How Millennial's Will Change
the World of Work
An article from May 29, 2014 by Nancy Cook, Economic and
Domestic Policy Correspondent for the National Journal
Just 11 years from now, by the year 2025, millennials are expected to make up as much as 75 percent of the American workforce. As members of this generation starts to dominate cubicles and corner offices, they'll drastically shift the way the businesses woo consumers, treat employees, and market themselves to the outside world.
Yet, corporations are not yet prepared to deal with the onslaught of their demands, according to a new study from the Brookings Institution, nor are they moving fast enough to retain and attract millennial workers and customers. "All is we're saying is: 'Hey, look out,' " says Morley Winograd, one of the study's authors, who is a senior fellow at the University of Southern California's Annenberg Center on Communication and Leadership Policy.
Already, the millennial generation disrupted the music industry by refusing to pay for CDs or entire albums. They helped to elect the country's first African-American president in 2008, much to the surprise of the Democratic establishment. Now, they're pushing to make over parts of the food industry by preferring to visit fast-food casual restaurants like Chipotle, Sweetgreen, and Panera Bread instead of Burger King or McDonald's. This is just the beginning of the changes millennials will spur politically and economically, Winograd says, as they look to support companies and institutions that they believe promote good over profits. "Millennials as workers and consumers want the idea of social causes carried into the marketplace and the workplace. Not too many companies have figured that out," he says.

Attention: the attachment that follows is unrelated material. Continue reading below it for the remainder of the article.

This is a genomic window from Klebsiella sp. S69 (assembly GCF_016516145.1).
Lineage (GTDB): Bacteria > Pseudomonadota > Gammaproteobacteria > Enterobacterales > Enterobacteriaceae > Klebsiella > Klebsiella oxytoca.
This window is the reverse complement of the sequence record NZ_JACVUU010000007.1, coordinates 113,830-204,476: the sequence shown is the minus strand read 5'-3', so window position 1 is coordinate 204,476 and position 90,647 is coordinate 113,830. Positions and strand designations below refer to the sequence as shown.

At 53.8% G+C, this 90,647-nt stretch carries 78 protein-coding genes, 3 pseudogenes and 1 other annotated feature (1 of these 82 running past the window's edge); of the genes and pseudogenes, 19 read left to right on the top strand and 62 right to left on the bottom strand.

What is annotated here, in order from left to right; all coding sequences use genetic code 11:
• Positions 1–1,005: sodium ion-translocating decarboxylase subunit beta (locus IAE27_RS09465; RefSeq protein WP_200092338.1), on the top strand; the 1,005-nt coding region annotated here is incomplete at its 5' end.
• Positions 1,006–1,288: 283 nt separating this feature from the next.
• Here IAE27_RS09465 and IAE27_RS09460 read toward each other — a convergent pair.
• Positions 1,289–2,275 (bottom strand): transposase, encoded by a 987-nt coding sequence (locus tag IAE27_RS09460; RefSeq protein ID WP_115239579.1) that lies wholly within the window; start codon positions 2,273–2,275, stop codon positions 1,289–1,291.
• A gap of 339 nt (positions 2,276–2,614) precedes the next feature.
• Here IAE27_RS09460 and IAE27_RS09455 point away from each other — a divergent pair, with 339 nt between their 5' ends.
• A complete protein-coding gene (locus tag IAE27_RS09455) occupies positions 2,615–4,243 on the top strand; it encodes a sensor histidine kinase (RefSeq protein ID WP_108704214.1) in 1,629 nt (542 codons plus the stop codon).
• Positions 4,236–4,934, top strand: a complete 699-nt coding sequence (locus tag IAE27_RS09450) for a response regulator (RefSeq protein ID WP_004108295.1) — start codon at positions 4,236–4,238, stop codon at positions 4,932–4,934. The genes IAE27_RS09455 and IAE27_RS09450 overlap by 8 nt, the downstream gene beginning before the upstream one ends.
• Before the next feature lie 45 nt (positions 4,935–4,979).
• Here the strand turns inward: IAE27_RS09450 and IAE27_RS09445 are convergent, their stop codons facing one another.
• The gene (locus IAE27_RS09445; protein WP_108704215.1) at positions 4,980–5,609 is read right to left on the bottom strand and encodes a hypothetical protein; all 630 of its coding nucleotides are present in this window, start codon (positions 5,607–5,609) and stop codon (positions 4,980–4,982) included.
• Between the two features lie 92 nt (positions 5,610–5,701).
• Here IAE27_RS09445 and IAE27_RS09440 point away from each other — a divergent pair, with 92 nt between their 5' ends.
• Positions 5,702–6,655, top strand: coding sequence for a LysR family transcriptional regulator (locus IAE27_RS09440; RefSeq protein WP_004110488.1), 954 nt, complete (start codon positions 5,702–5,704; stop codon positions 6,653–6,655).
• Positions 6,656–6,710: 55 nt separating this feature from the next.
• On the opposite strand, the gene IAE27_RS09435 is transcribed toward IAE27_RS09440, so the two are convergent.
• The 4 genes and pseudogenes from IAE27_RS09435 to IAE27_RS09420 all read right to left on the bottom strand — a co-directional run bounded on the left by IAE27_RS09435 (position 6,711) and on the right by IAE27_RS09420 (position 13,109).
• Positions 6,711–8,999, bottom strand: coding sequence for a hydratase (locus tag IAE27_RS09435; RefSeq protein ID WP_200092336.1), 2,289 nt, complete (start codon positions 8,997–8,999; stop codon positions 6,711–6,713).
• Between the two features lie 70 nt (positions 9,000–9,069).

St. Jude Children's Research Hospital topped one list of institutions or companies where millennials would most like to work, followed by the State Department (at No. 12) and the NSA (at No. 17). The FBI and CIA also made the list of ideal employers along with Google, Apple, Facebook, and Amazon-proving that, apart from high-tech, millennials want to work for places they believe help to shape the world.
Millennial consumers take an equally altruistic attitude when it comes to their purchasing power. An overwhelming number of those surveyed in 2013 indicated they were more likely to buy products from companies involved in social causes. Attributes they want reflected in their purchases and the companies they financially support include kindness, empathy, and social responsibility.
Finally, millennials don't like big banks. A study of more than 10,000 millennials found that the 10 least popular brands among members of this generation include major players of the financial services industry such as Bank of America, JPMorgan Chase, Wells Fargo, and Citigroup. An overwhelming majority of those surveyed said they would "rather go to the dentist than listen to what banks are saying." Winograd and his fellow author, Michael Hais, argue that this introduces the very real possibility that millennials could one day support stricter corporate regulations especially for Wall Street. "The financial industry is further behind the curve [on engaging them] than almost any other sector in the economy," Hais says.
So what can companies do to deal with this soon-to-be 75 percent of the workforce? Well, legacy companies such as PricewaterhouseCoopers have tried to appeal to millennial workers by abolishing unpopular annual performance reviews and instead offering more frequent feedback. Newer businesses, such as TOMS Shoes, already inherently appeal to millennials. (The company makes casual slip-on espadrilles. For every pair a consumer buys, the company gives away a pair to a child in need.) These latter businesses, built with millennial values in mind, are in the best position to take advantage of the coming changes in consumer attitudes.
Perhaps, the biggest takeaway from the Brookings report is that the look and feel of work will undergo a dramatic makeover under the millennial generation. Businesses' usual tricks of keeping employees happy and productive simply will not fly by the year 2025. "The desire on the part of millennials for their daily work to reflect and be part of their societal concerns will make it impossible for corporate chieftains to motivate millennial employees simply by extolling profits, or return on investment for their shareholders, or even employee salaries," the authors write. It makes you wonder if the corporate chieftains are listening.